How to Use Mindfulness to be Happier

Mindfulness can mean a great many things depending on who you ask. Essentially this is a tool and like any tool, it can be used in numerous different ways.

Specifically, mindfulness can be used to change what we focus on and to change the way we think.

Too often we don’t pay attention to what’s going on inside our mind and that makes us victims of our emotions.

We can be in a beautiful place doing fun things with friends, only to find ourselves thinking about work and getting stressed – not actually enjoying the situation we’re in.

Likewise, we can have everything we could possibly want in life and not be happier. And it all comes down to what we choose to focus on.

This is why you can use mindfulness, among other things, as a brilliant tool for making yourself happier and more at ease with your life.


Sometimes this is referred to as a ‘gratitude attitude’. All that effectively means, is that you’re putting yourself in a state of mind where you’re focusing on the things you’re grateful for and you’re happy for. And one very easy way to do that is simply to take a time out at the end of each day to write down those things and to think about them.

Try and end every day by writing three things that you’re thankful for and reflecting on them. Where possible, try to make these different things each day and avoid repetition.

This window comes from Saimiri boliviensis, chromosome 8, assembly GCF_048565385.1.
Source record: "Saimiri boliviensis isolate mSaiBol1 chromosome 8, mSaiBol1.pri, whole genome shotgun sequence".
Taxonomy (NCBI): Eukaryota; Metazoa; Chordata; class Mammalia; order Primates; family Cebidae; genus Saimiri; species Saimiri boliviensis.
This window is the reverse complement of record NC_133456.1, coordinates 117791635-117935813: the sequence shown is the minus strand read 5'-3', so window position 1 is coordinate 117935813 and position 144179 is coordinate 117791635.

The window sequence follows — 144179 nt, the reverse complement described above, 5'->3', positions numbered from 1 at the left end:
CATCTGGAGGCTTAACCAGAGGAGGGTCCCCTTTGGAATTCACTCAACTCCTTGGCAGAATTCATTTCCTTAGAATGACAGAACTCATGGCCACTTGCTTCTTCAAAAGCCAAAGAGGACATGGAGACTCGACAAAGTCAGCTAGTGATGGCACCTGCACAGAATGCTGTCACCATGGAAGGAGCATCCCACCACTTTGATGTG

Sometimes these will be obvious things: like your health, like the people you love and like the fact that you have access to food. Focusing on the people you love in particular is a great way to be more grateful to people and this can end up actually improving your relationship with them.

But at the same time, you’re also going to think about those smaller silly things. Maybe you’re grateful for the delicious cereal you’ll have tomorrow? Maybe you’re grateful for the fact that there’s a new film coming out that you’re very excited about? These are all legitimate things!

Now try to carry this over into your daily life. Each time you think of something you don’t have, or that isn’t the way you want it, try to think as well about the things you’re grateful for and what you do have. Don’t have that big flat screen TV? Well just be grateful you have a computer that can watch pretty much any film you can dream of on demand.


Likewise, you should try and think about language and the way you talk – which can have a big impact on your gratitude as well as on the way that other people think about you.

For example, trying to stop complaining is something that is very worthwhile. The next time you find yourself saying anything negative, try and follow it up with a positive point that counteracts it. You’ll feel happier and people will think of you as a more positive person they want to be around!

A Quick Primer on Neurotransmitters